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Course Review, Gabe White, Pistol Shooting Solutions

Although I’ve been teaching for over 40 years, I try to take 1-2 courses each year myself from vetted instructors outside my own organization. I feel this is critical to keep up with new ideas and trends and prevent stagnation.

This past weekend I was extremely fortunate to get to attend Gabe White’s “Pistol Shooting Solutions” course conducted in Lakeland, FL. A couple of my associates had attended this course elsewhere and raved about it. I corresponded a bit with Gabe, then enrolled Lynn and me as paying students. We were joined by Rangemaster staff instructor John Hearne, plus there were several other people we knew in our class. There were 14 students, including 4 ladies, from as far away as New York, Minnesota, Pennsylvania, and Mississippi, plus several Florida residents. Overall skill level was fairly high and there were no issues. “That Guy” was conspicuously absent.

Gabe identifies the major class focus as “Contextual shooting agility”. This is defined as “the development of core shooting skills in conjunction with spatial management- movement, barriers, bystanders, maneuver- in an attempt to allow the defensive handgun practitioner to credibly attempt the best-practice answer they can discern, when shooting is an appropriate solution.”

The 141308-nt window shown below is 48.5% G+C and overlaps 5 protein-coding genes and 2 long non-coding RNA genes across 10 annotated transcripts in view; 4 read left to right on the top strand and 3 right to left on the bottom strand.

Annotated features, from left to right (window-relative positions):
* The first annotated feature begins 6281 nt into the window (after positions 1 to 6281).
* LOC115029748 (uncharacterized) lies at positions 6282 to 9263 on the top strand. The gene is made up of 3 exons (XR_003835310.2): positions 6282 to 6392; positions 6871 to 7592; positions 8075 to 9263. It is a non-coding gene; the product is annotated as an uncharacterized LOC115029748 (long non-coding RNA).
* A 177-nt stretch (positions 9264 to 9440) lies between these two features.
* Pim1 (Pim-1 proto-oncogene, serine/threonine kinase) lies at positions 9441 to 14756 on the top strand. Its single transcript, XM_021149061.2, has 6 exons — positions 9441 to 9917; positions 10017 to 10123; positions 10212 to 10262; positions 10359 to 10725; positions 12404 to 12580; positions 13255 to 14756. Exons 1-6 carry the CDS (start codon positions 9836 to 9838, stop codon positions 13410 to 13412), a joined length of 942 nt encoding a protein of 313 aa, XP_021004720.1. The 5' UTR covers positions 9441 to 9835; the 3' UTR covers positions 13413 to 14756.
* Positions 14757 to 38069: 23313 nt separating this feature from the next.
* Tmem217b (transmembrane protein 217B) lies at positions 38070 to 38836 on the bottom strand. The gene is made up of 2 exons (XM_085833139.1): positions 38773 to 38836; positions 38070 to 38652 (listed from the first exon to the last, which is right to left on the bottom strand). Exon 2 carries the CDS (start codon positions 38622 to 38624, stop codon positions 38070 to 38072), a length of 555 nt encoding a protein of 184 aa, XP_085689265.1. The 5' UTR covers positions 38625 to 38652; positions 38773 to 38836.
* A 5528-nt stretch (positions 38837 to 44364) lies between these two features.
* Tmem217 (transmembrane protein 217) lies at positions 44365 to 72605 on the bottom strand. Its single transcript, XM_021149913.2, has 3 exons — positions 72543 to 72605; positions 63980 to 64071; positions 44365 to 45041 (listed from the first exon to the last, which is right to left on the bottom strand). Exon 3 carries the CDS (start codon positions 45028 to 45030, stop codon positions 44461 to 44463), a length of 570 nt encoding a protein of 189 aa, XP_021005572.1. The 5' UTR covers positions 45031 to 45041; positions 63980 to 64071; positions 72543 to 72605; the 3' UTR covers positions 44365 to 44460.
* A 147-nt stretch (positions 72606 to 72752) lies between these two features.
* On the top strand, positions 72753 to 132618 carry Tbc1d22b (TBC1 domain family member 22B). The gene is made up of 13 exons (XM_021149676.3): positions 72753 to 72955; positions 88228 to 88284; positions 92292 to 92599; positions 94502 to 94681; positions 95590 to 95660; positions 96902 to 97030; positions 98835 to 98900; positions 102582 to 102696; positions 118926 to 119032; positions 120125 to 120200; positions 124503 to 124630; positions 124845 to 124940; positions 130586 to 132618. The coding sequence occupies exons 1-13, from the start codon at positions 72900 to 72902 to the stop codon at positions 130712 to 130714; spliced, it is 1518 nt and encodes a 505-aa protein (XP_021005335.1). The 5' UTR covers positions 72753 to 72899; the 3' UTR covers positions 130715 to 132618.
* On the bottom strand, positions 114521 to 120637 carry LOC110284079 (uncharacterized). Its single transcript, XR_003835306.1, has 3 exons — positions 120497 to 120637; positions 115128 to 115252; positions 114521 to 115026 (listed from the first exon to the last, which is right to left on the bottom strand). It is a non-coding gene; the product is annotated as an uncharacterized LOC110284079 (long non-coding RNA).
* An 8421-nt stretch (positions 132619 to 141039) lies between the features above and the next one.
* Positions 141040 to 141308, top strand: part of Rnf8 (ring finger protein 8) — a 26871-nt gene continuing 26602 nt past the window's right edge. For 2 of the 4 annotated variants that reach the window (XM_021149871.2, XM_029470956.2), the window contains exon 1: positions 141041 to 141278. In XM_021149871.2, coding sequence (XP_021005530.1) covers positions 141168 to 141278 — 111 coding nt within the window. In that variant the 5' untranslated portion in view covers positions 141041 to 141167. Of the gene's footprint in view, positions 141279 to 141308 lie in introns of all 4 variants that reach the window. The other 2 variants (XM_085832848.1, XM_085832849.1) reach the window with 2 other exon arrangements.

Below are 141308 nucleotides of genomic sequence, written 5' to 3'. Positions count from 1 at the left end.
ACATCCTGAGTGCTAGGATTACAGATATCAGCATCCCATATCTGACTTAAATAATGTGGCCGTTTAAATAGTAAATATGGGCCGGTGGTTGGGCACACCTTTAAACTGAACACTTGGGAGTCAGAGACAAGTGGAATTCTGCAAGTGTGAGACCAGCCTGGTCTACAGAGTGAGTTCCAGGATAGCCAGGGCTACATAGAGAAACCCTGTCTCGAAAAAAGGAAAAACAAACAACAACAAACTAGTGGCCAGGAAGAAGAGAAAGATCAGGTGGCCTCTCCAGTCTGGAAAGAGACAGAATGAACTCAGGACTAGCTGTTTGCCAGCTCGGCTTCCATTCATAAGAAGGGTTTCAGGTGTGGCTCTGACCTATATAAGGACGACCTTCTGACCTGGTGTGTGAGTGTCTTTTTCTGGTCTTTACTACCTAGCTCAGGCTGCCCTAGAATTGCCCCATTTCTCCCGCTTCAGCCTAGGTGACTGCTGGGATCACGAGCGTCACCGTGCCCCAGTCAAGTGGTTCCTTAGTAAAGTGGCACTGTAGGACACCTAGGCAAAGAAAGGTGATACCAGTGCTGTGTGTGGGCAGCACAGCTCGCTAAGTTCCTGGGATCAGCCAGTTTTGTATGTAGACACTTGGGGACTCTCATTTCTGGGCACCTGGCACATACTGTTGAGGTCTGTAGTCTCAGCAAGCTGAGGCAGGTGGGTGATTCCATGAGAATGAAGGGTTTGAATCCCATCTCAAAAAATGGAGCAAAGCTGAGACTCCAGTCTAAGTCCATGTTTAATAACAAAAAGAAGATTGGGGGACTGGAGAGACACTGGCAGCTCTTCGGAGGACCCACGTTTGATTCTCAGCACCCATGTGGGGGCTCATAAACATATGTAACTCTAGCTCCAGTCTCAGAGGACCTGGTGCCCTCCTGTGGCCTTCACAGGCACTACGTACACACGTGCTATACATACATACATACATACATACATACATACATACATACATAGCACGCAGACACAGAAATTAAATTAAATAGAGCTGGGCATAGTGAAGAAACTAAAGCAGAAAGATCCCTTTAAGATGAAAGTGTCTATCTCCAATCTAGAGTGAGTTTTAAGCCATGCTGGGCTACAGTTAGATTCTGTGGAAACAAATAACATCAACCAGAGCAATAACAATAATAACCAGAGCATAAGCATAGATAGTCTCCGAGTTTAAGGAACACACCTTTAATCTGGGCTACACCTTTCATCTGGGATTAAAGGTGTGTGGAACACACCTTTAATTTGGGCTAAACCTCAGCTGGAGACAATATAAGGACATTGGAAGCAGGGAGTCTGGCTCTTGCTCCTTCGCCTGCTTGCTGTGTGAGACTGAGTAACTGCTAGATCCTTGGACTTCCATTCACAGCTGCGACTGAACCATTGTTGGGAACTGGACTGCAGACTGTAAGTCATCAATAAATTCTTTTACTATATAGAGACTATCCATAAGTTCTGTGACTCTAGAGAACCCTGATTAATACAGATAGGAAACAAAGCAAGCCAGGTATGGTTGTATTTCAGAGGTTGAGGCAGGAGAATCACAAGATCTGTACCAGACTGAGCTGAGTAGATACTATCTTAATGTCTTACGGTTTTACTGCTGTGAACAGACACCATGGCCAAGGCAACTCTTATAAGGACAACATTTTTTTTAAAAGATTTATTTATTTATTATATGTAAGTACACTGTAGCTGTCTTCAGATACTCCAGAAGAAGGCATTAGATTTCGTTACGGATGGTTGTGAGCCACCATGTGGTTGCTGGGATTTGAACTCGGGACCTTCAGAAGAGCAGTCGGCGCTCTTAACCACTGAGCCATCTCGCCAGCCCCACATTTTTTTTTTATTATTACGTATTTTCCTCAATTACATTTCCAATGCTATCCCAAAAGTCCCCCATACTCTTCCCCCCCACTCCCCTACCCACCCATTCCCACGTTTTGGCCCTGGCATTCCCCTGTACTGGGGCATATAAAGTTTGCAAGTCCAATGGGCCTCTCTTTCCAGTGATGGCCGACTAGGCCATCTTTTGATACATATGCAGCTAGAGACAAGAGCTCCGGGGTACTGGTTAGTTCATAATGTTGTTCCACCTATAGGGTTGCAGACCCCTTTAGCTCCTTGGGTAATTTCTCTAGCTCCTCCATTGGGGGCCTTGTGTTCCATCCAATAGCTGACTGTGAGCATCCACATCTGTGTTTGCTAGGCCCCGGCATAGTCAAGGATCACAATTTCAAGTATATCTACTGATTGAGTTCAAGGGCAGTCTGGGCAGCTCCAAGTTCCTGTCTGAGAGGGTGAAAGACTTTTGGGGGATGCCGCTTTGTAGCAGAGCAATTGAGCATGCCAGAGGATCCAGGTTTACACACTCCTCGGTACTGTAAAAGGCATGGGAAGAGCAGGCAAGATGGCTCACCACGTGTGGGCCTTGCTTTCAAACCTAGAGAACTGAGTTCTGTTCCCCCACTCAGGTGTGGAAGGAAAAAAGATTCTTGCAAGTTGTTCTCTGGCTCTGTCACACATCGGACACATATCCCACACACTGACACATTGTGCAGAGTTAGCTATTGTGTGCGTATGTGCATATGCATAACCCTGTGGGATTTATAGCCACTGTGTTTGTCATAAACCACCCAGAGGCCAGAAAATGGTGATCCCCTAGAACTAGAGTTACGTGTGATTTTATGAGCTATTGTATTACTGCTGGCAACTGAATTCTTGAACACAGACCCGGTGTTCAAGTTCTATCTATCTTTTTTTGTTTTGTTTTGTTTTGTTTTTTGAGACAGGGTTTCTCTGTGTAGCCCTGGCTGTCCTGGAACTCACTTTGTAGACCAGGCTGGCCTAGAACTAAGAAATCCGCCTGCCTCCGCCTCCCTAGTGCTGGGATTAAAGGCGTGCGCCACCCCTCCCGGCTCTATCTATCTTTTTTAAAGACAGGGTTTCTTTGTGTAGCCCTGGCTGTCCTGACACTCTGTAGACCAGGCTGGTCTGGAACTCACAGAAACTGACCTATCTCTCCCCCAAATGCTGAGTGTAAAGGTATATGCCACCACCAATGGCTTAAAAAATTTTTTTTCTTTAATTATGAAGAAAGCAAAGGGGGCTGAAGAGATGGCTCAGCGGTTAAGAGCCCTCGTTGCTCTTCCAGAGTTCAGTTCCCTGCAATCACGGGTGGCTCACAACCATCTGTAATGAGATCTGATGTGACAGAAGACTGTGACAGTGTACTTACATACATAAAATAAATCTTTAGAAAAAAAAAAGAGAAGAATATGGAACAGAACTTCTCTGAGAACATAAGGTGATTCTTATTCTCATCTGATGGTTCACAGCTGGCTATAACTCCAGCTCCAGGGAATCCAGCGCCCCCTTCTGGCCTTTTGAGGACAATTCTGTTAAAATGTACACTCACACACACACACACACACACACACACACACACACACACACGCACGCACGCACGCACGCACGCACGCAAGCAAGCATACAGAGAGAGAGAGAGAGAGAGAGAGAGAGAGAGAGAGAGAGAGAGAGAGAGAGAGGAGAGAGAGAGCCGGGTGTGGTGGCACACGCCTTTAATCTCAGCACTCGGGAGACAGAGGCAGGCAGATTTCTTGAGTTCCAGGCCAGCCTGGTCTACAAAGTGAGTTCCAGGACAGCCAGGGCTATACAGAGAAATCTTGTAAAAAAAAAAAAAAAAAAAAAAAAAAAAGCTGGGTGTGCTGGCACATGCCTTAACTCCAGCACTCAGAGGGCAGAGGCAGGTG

Gabe is one of the most organized and disciplined trainers I have ever had the pleasure of working with or observing. He has obviously given a great deal of thought to course content, time management, student observation and coaching, and delivery of course content. He carries a multi-page sheaf of printed notes with him on the line and has a well developed lesson plan, something sorely lacking in many instructors’ programs. He also is a highly skilled shooter, demonstrating all drills to standard while explaining minutely what he is doing. Gabe provided students with a 12 page printed hand-out, which lists, explains and reinforces the lessons taught on the range. This is another aspect where many other programs fail. Without these hand-out materials, the student is left to struggle with hasty notes and faulty memory, and often practice skills improperly after the class as a result.

Both training days began promptly at 8:00 am and went to just after 6:00pm, with only a very brief lunch break, on site. As I mentioned, Gabe is extremely well organized, and he had targets, props and other supplies staged and ready for the next progression. During water/restroom breaks for the students, Gabe was out on the range setting up the next iteration. There was no wasted time in either training day. We fired approximately 950 rounds total per student, just as we were advised before the course.